Many years ago--but not so many that I wasn't already a huge Neil Young fan--I came across and subsequently purchased this CD called The Bridge. It wasn't a Neil Young record, but it sure did have a bunch of his songs. "Hey Hey My My," "Cinnamon Girl," "Helpless," "Mr. Soul," and more, as a matter of fact.
It was, as it turned out, the first tribute album I had ever seen, and even though most of the cover versions on it weren't in the end all that good, The Bridge still has to be understood now as a very influential album, simply because of all the albums of similar format that have been released over the past 20 years.
Seems these days like you can't throw a cybernetic stick into the e-commercial air without hitting a tribute album. We've seen the country music tribute to ZZ Top, the industrial band's tribute to Metallica, the bluegrass tribute to Led Zeppelin, the indie tribute to The Carpenters, and even the reggae tribute to Pink Floyd. A short but intriguing article in the most recent issue of Spin, written evidently at the conclusion of an informal but thorough international survey, claims that there are at least 48 of the things dedicated to The Ramones alone.
Surely they're not all worth listening to. But, leaving my bad experience with The Bridge aside, I'd bet a lot of 'em are pretty good.
You can probably approach a tribute album the same way you'd approach its shorter-form analog, the cover song: the more slavish the imitation, the less likely it is that the end result is going to be worth playing more than once.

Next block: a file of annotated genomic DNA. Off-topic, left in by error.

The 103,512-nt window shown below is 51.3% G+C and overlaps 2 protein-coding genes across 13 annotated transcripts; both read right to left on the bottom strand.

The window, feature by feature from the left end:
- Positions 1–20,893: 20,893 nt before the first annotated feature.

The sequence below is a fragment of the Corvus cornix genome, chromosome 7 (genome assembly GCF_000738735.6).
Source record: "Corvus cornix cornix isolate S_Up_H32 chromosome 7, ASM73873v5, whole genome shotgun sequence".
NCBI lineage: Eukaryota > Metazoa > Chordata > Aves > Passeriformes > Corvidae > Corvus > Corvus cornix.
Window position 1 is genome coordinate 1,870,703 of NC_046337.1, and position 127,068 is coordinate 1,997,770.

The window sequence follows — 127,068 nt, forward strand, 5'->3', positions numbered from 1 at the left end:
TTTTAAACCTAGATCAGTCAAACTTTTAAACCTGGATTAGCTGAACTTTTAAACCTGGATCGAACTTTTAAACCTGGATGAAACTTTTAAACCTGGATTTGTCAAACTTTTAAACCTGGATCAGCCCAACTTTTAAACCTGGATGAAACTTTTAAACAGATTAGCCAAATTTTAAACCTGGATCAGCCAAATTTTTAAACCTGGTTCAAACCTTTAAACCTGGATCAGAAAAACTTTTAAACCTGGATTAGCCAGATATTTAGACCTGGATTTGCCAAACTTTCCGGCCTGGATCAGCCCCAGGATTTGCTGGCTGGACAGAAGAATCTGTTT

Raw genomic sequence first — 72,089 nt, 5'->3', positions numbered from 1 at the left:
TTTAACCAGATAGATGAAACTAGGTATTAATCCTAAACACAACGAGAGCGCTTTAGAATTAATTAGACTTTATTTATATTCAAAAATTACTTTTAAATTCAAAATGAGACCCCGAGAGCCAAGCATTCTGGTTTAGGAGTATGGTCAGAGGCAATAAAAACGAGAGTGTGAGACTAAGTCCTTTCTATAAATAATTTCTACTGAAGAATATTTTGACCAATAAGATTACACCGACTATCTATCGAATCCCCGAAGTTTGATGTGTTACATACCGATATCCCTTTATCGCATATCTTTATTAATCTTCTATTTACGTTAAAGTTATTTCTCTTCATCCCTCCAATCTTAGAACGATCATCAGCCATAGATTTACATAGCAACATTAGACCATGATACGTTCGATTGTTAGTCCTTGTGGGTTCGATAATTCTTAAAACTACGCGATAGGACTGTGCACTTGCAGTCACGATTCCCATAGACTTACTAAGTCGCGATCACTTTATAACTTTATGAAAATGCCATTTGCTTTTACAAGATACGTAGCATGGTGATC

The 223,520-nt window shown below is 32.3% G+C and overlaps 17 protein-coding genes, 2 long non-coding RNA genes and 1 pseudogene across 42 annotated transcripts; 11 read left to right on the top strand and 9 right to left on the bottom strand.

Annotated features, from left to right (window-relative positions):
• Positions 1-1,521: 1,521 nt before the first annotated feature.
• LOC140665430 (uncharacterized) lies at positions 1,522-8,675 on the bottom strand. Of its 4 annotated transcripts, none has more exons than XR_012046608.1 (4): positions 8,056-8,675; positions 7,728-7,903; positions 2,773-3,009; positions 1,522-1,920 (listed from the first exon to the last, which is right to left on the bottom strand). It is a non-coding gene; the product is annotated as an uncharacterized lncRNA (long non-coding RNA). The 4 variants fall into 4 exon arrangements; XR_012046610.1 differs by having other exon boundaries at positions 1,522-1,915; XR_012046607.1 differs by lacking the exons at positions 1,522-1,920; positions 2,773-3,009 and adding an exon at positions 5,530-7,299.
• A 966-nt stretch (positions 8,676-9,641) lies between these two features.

Like, I know they're big Yes fans and all, but the LAST band who should be covering "South Side of the Sky" is Spock's Beard. And I'm not quite sure what Iced Earth thought they could bring to "The Number of the Beast."
A good cover version should be, purely and simply, totally invested in finding a completely new way to say the same exact thing.
Camper Van Beethoven interprets Sonic Youth's "I Love Her All The Time" as a hoedown. The genius Richard Cheese reimagines "Man in the Box" as a rumba. And Doktor Kosmos gets freaky with the vocoder to reinvent the Pixies.
That's what I'm talkin' about. . . .
What goes around comes around, that's for sure. The Pixies were one of the bands featured on The Bridge, with their version of "Winterlong." And now they're the ones being tributed! More than once, too. The Wikipedia page that keeps track of such things lists no less than seven Pixies tribute albums, including the Scandinavian obscurity featured here.
La La Love You was produced in Sweden at a studio you can't pronounce by an engineer you don't know who recorded bands no American has ever heard of. The webpage where I first heard about the project says that "[a]ll the cover versions on this disc are performed with love, and all are decent, though (of course) none equal the brilliance of the originals they are based on."
I don't know about that, though. These days I'm diggin' on Doktor Kosmos' version of "D=r*t" as well as I ever did the Pixies' . . . .
La La Love You Pixies! A Tribute - 12 - Doktor Kosmos - Distance Equals Rate Times Time.mp3
223 kbps VBR mp3, up for 6 weeks (right click and save as target)
File Under: Covers where they forget the words